/* $prog "string to rev" file */
    	if( argc == 3 ) {
    		out = fopen( argv[2], "w" );
    		if( out == NULL )
    			ERROR( "Error opening output file\n", str_buf );
    
    		str_buf = argv[1];
    	}
    	/* $prog "string to rev" */
    	else if( argc == 2 ) {
    		out = stdout;
    		str_buf = argv[1];
    	}
    	/* $prog */
    	else if( argc == 1 ) {
    		out = stdout;
    
    		arg = malloc( ALLOC_SIZE );
    		if( arg == NULL )
    			ERROR( "Error allocating memory\n", arg );
    
    		str_buf = malloc( ALLOC_SIZE );
    		if( str_buf == NULL )
    			ERROR( "Error allocating memory\n", str_buf );
    
    		fprintf( stdout, "Enter a string: " );
    		if( fgets( str_buf, ALLOC_SIZE, stdin ) == NULL )
    			ERROR( "Error reading from keyboard\n", str_buf );
    
    		str_buf[strcspn( str_buf, "\n" )] = '\0';
    		strcpy( arg, str_buf );
    	}
    	/* Bad input */
    	else
    		ERROR( "usage: <string> <output file>\n", str_buf );
    
    	word_rev( arg, out );
    
    	free( str_buf );
    	free( arg );
    
    	return EXIT_SUCCESS;
    }
    Processing error: Stupidity detected.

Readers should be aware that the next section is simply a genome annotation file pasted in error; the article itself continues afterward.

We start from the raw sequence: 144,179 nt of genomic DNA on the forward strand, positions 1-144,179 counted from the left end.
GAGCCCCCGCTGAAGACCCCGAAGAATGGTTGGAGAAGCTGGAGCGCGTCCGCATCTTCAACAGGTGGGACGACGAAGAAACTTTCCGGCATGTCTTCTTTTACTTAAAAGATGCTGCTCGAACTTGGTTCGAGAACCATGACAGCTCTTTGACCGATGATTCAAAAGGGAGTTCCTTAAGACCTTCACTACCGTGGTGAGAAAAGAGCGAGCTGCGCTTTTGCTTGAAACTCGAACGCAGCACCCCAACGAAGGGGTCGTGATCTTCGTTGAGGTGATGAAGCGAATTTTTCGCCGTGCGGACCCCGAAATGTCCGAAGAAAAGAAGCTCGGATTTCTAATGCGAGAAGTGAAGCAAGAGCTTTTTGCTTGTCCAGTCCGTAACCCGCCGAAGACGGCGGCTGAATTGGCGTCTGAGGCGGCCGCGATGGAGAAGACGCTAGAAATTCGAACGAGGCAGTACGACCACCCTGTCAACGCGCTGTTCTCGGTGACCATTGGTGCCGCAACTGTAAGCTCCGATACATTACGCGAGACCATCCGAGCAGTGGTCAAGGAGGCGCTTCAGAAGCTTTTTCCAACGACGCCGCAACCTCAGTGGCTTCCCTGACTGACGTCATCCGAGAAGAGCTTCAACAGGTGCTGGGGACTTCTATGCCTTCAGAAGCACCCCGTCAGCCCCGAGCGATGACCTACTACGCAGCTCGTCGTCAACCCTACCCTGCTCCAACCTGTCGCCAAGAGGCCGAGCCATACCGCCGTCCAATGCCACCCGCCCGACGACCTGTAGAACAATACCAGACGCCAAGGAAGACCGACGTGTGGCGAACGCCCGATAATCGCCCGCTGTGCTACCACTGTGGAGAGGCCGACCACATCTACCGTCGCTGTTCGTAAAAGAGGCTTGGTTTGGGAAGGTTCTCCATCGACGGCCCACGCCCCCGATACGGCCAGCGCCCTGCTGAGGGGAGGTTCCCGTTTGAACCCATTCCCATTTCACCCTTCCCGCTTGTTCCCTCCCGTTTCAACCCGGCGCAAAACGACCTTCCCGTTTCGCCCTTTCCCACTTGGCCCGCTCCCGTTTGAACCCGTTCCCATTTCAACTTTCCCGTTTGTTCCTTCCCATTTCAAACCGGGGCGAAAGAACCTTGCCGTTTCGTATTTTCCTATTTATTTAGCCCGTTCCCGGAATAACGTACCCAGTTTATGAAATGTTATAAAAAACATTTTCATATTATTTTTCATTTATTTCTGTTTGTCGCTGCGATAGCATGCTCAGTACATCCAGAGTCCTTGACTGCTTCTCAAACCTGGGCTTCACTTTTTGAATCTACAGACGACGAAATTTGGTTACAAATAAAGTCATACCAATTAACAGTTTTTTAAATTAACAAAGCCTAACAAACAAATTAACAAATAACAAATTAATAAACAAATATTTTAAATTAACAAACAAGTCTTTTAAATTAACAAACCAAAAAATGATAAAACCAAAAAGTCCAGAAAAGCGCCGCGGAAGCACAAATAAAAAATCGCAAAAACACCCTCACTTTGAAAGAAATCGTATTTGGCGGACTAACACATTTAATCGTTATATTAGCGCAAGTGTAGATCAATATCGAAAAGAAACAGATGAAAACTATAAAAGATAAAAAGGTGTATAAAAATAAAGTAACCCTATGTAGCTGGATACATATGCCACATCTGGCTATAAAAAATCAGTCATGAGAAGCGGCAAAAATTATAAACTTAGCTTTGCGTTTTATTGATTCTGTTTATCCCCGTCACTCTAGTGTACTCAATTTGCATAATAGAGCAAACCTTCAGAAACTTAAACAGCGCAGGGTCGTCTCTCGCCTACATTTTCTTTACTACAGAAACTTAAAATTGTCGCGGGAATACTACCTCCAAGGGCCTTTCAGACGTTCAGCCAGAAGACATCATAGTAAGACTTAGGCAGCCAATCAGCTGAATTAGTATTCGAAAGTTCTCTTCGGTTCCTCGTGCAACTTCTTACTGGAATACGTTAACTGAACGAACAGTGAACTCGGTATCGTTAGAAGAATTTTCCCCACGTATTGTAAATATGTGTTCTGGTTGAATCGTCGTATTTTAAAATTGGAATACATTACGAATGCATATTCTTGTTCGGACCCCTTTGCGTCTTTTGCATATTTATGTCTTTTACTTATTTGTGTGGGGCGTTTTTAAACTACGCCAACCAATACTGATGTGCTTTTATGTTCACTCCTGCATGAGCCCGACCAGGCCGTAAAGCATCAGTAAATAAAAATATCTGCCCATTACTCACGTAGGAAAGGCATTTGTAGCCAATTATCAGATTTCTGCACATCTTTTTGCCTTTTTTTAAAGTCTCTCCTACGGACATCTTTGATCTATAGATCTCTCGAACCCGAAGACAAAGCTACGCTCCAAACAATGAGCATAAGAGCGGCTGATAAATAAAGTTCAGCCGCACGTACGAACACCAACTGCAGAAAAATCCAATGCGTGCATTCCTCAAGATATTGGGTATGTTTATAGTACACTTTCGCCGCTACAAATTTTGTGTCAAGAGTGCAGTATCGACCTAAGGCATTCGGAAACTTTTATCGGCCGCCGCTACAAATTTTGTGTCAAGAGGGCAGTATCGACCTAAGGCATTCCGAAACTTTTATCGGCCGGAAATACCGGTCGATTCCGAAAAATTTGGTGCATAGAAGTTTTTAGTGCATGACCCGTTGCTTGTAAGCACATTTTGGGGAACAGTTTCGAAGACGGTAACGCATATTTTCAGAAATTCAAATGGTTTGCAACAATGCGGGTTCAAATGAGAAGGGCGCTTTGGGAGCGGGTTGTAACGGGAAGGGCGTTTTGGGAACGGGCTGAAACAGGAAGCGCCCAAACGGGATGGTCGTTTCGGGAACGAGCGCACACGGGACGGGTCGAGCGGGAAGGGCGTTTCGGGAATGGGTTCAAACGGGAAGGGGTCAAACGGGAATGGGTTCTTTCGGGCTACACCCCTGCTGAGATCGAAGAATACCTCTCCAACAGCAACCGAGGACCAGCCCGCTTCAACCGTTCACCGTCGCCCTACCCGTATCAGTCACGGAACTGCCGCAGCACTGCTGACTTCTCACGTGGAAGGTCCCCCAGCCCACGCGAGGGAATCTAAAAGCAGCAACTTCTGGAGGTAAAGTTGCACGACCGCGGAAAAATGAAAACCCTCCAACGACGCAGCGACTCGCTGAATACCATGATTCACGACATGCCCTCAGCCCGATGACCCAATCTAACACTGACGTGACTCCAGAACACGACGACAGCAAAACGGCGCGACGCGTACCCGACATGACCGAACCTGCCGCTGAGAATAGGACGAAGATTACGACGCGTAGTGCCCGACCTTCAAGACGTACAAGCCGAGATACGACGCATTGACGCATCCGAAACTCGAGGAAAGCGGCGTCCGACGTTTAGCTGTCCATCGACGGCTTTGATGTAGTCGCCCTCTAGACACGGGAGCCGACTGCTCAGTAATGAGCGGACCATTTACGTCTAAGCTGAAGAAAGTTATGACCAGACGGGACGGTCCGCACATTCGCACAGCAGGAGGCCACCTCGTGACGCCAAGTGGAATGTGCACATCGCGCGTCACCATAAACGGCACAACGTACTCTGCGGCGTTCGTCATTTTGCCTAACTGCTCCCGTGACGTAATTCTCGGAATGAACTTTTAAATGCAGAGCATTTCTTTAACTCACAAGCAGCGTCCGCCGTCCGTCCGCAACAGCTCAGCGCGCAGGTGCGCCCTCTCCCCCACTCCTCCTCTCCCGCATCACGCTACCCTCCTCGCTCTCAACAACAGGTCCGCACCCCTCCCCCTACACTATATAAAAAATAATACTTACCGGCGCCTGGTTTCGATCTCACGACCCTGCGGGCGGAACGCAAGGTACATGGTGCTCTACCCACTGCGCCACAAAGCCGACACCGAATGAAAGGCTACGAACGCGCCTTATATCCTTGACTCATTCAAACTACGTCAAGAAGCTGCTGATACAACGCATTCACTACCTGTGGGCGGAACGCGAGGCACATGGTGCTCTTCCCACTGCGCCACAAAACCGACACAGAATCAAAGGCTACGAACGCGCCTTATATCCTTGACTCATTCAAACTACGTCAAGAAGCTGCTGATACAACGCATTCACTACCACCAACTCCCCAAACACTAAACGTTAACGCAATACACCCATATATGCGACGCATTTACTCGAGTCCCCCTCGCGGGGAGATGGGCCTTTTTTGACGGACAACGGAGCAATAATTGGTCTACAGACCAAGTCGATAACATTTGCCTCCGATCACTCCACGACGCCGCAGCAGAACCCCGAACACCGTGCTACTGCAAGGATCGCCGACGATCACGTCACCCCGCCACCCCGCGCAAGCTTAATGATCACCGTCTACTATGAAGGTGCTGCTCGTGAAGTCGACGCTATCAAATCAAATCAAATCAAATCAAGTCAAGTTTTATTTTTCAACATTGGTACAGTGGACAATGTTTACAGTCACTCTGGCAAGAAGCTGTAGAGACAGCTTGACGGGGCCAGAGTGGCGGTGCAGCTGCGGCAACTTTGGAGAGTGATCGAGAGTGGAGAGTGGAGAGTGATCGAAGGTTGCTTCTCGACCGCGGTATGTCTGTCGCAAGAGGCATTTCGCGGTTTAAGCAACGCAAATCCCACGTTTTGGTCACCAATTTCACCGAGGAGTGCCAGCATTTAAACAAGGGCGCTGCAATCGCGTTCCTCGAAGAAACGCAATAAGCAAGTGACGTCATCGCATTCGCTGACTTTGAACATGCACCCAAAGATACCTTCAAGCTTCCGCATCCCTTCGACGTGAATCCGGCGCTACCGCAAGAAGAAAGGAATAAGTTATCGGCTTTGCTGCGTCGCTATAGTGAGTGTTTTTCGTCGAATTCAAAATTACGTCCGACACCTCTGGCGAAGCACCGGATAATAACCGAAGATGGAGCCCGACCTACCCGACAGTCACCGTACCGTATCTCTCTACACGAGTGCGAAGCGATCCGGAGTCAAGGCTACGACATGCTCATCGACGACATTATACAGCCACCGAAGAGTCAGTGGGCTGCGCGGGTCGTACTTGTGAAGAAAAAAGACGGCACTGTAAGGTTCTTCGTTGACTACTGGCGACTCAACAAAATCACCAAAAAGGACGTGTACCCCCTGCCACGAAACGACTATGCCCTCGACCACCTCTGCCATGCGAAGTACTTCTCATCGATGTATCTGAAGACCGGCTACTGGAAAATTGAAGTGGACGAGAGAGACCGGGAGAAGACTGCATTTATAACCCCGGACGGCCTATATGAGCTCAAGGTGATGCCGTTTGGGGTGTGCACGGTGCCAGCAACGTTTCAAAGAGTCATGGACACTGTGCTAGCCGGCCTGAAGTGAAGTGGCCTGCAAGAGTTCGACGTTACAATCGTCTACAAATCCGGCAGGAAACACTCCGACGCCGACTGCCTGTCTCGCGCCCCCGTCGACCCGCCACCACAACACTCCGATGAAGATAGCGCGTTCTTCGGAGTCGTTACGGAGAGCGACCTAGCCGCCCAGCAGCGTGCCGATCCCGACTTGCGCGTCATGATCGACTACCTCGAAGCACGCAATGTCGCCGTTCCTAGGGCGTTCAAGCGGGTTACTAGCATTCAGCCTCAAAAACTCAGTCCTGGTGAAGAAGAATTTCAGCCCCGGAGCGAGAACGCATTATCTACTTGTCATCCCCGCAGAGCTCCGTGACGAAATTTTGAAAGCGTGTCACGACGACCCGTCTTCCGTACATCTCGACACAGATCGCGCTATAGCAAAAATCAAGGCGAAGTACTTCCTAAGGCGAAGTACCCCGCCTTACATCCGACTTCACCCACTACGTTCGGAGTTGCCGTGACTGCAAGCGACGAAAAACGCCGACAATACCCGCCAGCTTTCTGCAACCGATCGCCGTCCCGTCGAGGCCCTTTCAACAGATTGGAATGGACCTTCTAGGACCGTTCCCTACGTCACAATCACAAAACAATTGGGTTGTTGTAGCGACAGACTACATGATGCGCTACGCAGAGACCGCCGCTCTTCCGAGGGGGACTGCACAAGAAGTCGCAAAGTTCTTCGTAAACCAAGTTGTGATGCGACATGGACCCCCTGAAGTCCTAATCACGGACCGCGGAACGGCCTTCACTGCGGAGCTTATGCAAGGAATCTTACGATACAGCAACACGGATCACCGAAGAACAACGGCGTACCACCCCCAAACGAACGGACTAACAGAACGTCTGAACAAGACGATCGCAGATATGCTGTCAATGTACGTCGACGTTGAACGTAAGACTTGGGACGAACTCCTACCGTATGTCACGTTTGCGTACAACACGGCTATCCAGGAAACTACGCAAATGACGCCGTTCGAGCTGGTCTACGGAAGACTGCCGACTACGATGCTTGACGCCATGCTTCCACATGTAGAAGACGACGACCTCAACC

------------------------------
    Dr. Bebop
    Windows XP Professional Ed.
    Microsoft Visual Studio 6

  4. #4
    End Of Line Hammer's Avatar
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    I do have a question about passing str_buf instead of NULL to the error function, doesn't that kind of hide what it's really doing? I thought that using NULL made it easier to understand that no memory was going to be freed.
    It gives the same result, it's just a style thing, and I suppose as such, it's your choice. Having said that, if another programmer was to amend your code in the future, they might inadvertantly pass str_buf to ERROR() without realising it wasn't set to a defined value. Stupid I know, but you can idiot proof your code by simplifying the functions calls, making them all look the same. That way, a cut/paste of a line containing ERROR() will not result in program death.

    With regards to your string duping, I'd suggest you do the malloc() + free() for the duplicate copy in the reverse function. There is no need for main to know anything about a second copy of the string.

    I don't think I was clear enough when I mentioned about not altering the string. How about writing one that doesn't alter the string at all (therefore no need for a dup copy). This will mean you can't use strtok().

    Have fun
    When all else fails, read the instructions.
    If you're posting code, use code tags: [code] /* insert code here */ [/code]

  5. #5
    Registered User Dr. Bebop's Avatar
    Join Date
    Sep 2002
    Posts
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    I've done that already, but it still alters the original string in place by reversing all of the characters and then reversing the characters in each word. I thought you meant don't change the original at all when you said don't alter the string.
    Processing error: Stupidity detected.
    ------------------------------
    Dr. Bebop
    Windows XP Professional Ed.
    Microsoft Visual Studio 6